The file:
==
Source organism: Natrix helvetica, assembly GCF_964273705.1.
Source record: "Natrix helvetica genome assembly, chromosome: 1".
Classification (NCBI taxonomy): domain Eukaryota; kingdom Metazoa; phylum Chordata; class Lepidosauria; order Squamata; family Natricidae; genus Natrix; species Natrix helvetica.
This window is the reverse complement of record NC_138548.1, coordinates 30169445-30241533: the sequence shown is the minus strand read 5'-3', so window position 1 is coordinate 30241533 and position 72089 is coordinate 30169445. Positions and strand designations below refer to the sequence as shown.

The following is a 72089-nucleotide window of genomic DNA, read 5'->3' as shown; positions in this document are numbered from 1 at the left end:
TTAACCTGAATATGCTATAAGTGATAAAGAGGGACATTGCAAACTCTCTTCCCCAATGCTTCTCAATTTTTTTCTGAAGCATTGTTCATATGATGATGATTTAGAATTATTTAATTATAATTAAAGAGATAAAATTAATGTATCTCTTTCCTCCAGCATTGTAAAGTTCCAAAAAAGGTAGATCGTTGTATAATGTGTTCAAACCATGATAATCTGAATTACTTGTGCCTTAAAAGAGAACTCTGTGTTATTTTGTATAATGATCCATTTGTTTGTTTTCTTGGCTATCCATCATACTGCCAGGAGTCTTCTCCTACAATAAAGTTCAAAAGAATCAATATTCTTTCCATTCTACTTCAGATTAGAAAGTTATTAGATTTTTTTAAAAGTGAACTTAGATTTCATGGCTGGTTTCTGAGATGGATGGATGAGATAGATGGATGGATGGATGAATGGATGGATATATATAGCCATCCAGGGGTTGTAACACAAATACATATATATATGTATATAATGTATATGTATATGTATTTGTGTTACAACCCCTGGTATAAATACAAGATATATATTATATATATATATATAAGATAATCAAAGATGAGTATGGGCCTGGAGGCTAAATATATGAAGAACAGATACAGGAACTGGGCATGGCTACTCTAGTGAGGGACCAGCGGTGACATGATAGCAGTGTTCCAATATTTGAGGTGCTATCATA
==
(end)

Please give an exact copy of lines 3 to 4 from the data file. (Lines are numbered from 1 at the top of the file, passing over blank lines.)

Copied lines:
Classification (NCBI taxonomy): domain Eukaryota; kingdom Metazoa; phylum Chordata; class Lepidosauria; order Squamata; family Natricidae; genus Natrix; species Natrix helvetica.
This window is the reverse complement of record NC_138548.1, coordinates 30169445-30241533: the sequence shown is the minus strand read 5'-3', so window position 1 is coordinate 30241533 and position 72089 is coordinate 30169445. Positions and strand designations below refer to the sequence as shown.